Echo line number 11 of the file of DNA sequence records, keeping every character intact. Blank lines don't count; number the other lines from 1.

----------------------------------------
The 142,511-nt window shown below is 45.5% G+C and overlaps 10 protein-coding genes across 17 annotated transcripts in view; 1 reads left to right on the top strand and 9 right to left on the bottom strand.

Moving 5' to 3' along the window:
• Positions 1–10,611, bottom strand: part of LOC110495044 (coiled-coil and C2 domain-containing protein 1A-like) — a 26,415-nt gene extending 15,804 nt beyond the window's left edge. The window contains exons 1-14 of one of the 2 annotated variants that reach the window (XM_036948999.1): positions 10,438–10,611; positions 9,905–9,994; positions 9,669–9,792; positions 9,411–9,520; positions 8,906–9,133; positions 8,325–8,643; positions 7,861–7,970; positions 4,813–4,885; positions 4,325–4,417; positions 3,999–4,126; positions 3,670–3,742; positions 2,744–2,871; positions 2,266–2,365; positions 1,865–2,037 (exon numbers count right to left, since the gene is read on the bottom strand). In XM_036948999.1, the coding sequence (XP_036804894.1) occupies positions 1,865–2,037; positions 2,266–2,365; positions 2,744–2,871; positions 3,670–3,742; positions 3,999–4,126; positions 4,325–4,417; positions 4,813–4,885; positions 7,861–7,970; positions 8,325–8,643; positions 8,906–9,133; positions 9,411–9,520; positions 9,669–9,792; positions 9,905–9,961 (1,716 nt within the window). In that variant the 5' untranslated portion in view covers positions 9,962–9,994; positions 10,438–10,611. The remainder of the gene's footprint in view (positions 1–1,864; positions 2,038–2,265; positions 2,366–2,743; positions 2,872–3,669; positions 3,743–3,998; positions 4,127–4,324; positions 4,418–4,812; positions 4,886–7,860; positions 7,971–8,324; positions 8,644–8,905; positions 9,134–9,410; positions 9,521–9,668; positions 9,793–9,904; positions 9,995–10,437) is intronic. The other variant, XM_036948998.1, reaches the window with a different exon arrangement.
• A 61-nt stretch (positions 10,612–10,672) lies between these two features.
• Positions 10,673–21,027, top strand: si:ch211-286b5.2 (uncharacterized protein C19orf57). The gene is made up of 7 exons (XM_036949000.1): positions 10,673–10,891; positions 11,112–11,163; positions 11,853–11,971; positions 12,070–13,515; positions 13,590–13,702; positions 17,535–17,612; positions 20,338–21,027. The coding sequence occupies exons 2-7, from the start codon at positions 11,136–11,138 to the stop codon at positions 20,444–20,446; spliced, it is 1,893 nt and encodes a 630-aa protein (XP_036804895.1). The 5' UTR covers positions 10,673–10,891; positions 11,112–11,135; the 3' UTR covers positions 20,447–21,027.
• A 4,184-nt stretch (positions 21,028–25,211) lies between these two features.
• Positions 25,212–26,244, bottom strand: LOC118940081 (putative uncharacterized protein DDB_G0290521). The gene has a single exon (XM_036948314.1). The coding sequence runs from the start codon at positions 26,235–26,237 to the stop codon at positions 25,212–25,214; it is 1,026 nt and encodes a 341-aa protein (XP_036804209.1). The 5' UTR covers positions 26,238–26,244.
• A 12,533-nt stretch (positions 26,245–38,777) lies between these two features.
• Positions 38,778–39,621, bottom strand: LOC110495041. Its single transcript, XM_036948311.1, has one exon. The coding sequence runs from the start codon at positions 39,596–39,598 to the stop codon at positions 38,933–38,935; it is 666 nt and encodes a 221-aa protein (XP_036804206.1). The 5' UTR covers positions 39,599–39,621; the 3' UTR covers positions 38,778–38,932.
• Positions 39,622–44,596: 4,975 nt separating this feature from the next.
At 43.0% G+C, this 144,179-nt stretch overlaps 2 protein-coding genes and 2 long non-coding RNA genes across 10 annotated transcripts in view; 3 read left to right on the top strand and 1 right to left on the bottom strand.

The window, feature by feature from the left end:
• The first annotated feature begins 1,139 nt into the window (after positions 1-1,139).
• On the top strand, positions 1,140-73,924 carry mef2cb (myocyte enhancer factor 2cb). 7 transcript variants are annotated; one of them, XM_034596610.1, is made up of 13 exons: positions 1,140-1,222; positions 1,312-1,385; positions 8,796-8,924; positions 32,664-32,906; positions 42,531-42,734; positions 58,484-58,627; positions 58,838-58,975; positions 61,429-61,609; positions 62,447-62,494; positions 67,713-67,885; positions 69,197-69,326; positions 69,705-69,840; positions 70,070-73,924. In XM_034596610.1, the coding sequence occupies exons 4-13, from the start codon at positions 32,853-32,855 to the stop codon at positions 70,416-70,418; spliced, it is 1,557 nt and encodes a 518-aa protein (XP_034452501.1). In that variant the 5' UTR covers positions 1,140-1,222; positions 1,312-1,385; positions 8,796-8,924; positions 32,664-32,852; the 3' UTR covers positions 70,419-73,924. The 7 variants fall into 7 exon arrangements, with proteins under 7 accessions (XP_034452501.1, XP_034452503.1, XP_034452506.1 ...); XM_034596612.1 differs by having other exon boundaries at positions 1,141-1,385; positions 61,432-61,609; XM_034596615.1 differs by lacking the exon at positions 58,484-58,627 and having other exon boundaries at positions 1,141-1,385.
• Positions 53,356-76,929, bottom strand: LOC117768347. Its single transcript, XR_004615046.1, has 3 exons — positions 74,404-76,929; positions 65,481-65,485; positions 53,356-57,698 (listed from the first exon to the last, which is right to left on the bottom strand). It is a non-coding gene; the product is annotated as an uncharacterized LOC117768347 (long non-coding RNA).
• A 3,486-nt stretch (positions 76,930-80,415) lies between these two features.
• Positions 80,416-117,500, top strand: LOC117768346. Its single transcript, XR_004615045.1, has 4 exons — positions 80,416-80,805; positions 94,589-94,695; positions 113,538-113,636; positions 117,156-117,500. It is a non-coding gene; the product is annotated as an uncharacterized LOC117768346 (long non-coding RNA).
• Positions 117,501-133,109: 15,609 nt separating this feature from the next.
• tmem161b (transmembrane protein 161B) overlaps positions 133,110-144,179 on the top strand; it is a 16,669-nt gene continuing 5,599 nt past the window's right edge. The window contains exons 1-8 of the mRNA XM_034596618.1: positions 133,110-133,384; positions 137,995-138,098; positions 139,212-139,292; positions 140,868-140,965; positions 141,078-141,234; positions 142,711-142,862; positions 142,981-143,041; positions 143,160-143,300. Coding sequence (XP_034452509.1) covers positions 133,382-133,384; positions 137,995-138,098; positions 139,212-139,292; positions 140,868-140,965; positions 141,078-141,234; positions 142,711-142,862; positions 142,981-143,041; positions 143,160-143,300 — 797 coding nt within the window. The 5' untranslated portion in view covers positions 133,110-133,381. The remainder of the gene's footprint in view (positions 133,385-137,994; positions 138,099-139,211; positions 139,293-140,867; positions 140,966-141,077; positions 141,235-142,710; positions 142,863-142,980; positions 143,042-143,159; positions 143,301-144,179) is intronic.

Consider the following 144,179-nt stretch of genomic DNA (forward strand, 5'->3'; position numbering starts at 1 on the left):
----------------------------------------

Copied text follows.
At 43.0% G+C, this 144,179-nt stretch overlaps 2 protein-coding genes and 2 long non-coding RNA genes across 10 annotated transcripts in view; 3 read left to right on the top strand and 1 right to left on the bottom strand.